We stayed at beautiful Cobscook Bay State Park in Dennysville, Maine. The sites here are huge , wooded, very private, and sit high over the Bay. In fact, the current issue of Down East Magazine lists it as one of Maine's 10 Best State Parks. We agree.
The State of Maine allows you to dig a peck of clams a day while you're camping at Cobscook Bay. Sadly, DH's clamming expedition wasn't very successful . . . he returned coated in mud with not even one tiny clam to show for it! (Guess we didn't need all the cornmeal we brought to clean our gallons of clams with!)
One our my favorite things about camping is just sitting together quietly, breathing and reading. This time I finally got to read Go Set A Watchman, the recent release by Mockingbird author Harper Lee, and The Boston Girl by Anita Diamont, which I enjoyed so much that I finished it in a day. DH was deep into a Lee Child thriller.
After one day of set-up and a second of R & R with our books, we set out on Monday to visit the nearby Canadian Province of New Brunswick. Clearly neither of us was thinking very clearly when we ended up in Lubec, Maine. There is a crossing there, but it only takes you over the bridge to Campobello Island (the historic summer home of the Roosevelts) with no access to the rest of New Brunswick.
When we turned around, we had to head back through the border crossing into the U.S. As we handed our U.S. Passports out the car window, here is how our questioning went:
Stern-faced US Border Patrol Agent: "Where do you live?"
DH: "Falmouth, Maine"
Stern-faced US Border Patrol Agent: "How long have you been in Canada?"
DH: "Five Minutes?"
Stern-faced US Border Patrol Agent: Just laughter and an eye-roll, not followed by enhanced interrogation techniques, thank goodness.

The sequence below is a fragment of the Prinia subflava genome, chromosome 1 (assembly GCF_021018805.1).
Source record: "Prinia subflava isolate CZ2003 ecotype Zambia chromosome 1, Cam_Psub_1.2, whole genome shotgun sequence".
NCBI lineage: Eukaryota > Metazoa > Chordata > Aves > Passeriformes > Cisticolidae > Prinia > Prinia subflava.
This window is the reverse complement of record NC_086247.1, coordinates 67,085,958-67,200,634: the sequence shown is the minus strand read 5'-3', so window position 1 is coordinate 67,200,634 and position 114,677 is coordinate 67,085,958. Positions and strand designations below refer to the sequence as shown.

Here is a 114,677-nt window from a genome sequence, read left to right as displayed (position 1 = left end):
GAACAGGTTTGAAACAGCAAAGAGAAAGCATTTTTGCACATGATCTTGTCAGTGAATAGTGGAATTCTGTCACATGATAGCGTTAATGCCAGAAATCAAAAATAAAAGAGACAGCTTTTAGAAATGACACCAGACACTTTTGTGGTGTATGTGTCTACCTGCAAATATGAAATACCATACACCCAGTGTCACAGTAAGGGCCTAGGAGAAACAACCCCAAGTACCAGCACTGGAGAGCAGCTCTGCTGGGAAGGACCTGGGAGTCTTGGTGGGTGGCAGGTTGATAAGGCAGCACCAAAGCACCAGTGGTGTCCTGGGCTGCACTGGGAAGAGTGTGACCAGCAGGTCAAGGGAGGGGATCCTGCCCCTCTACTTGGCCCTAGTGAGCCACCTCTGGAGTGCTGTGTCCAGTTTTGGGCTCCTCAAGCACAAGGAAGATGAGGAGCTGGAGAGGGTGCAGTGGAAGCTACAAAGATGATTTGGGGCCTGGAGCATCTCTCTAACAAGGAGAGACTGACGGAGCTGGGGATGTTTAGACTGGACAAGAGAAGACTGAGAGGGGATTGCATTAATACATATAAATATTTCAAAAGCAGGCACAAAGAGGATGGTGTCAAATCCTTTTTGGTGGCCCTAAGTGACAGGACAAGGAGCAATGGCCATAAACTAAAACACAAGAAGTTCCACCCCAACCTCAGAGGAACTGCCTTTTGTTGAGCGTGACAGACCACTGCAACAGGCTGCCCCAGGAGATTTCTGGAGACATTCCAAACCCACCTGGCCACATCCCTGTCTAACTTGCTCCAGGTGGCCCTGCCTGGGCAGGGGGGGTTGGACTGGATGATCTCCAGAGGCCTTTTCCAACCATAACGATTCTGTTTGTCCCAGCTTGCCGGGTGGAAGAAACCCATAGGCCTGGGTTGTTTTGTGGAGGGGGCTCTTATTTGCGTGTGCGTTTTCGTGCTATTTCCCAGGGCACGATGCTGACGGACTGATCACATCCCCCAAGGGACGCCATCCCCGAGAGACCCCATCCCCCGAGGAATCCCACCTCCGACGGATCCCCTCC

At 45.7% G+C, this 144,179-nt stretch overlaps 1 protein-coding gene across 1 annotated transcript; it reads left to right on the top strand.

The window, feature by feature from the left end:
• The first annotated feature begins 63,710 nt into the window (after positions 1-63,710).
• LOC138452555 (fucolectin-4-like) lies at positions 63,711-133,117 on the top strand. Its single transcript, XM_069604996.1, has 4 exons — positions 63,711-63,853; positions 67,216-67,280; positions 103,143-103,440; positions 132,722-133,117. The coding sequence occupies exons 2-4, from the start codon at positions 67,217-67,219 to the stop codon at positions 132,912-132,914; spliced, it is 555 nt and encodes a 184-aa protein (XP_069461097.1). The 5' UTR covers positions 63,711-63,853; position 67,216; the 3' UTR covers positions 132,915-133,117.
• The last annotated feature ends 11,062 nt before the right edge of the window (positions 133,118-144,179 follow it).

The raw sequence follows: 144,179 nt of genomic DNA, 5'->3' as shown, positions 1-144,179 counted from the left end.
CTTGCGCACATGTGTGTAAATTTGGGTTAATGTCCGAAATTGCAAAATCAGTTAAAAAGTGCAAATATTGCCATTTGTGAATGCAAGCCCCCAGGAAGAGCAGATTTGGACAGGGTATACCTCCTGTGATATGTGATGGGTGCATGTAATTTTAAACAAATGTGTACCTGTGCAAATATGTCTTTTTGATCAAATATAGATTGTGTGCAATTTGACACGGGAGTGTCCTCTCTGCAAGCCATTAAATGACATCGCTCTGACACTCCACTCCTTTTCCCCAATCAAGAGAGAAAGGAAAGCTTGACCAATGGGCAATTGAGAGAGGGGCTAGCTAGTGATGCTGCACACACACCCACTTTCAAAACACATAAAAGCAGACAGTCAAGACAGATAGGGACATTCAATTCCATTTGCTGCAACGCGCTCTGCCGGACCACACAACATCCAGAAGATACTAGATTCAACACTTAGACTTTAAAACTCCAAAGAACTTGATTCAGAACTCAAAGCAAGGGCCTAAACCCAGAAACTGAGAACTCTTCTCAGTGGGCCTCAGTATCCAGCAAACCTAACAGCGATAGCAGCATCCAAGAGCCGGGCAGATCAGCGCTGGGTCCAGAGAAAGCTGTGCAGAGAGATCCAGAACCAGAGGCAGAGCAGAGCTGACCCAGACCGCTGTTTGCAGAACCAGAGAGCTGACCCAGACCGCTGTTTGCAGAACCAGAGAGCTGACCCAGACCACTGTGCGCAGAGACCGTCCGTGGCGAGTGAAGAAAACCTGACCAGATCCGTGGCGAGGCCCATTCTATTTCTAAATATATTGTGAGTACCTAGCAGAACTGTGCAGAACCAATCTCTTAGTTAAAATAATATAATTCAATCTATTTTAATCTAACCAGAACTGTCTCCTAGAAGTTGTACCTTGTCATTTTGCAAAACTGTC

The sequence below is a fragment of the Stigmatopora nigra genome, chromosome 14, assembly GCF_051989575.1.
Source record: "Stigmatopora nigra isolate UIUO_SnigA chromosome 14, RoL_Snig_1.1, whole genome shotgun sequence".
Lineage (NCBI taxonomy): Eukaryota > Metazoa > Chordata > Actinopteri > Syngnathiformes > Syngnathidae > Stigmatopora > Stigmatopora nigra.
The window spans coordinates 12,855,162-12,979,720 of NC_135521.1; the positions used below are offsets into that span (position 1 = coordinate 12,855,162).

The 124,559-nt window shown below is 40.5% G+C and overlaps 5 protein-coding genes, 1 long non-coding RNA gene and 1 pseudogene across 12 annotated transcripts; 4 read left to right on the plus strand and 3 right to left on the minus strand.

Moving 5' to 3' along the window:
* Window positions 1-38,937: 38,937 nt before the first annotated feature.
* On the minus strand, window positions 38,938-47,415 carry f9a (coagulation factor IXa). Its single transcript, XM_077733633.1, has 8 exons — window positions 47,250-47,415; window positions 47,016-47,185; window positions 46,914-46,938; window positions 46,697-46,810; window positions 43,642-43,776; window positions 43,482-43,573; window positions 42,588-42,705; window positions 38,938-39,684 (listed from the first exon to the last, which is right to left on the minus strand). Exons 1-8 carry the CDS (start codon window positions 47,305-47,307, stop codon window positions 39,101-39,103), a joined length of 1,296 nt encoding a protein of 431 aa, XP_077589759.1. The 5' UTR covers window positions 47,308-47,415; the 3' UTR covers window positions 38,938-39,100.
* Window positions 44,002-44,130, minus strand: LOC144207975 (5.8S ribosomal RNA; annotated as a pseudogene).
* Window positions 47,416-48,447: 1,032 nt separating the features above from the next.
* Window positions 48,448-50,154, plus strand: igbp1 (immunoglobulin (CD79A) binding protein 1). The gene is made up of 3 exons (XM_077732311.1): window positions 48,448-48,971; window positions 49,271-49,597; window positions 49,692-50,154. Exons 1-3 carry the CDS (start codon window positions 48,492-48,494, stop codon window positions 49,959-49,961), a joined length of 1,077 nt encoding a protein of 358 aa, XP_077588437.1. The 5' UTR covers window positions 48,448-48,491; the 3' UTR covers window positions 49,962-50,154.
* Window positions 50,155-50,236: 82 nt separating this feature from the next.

Us: Embarassed and relieved.
Since we were back in Lubec by 9:00 a.m. ,we decided to stop there for breakfast before driving the 30 miles to the border crossing at Calais. We wandered into The Atlantic House, which was obviously the local gathering place judging by the number of times I heard someone say "Ayuh".
From the deck of The Atlantic House (on left in photo above), we could see a rocky beach below. To me, a rocky beach near a town only means one thing: the possibility of finding sea glass. So after breakfast we crept down the narrow alley between the restaurant and the shop next door and found sea glass heaven! Here's just part of our haul from that morning . . . .
After a long day of sightseeing along the NB coast, we stopped for the night in Fredericton, the capital of New Brunswick. The next morning, at the suggestion of New Brunswick blogger Pamela, we headed to nearby King's Landing Historical Settlement.
We are so glad we did! The weather was perfect for a day of time-travel back to the 1800's.
For my American friends, King's Landing is similar to Old Sturbridge Village in Massachusetts but with pastoral, river and mountain views and a distinctively Canadian feel. The whole area is a photographer's delight.
Once you cross the bridge, you stroll back into the 19th century. The people of the village are uniquely in character and totally "unaware" of the 21st century, or even the 20th for that matter. A mixture of English and French is spoken; New Brunswick is the only Province with two official languages.
Linen is woven (my Fiber College friends will love these next few photos!) . . .
Washed, and hung on a line to dry.
Rugs are hooked . . .
or braided . . . to keep floors warm . . .
After a delicious lunch of traditional foods at the King's Head Inn . . .
Where school was in session. Note the date on the blackboard: August 11 . . . 1840.
(I wondered if I looked that scary to my own students???)
Charlotte was at home in her web in the barn.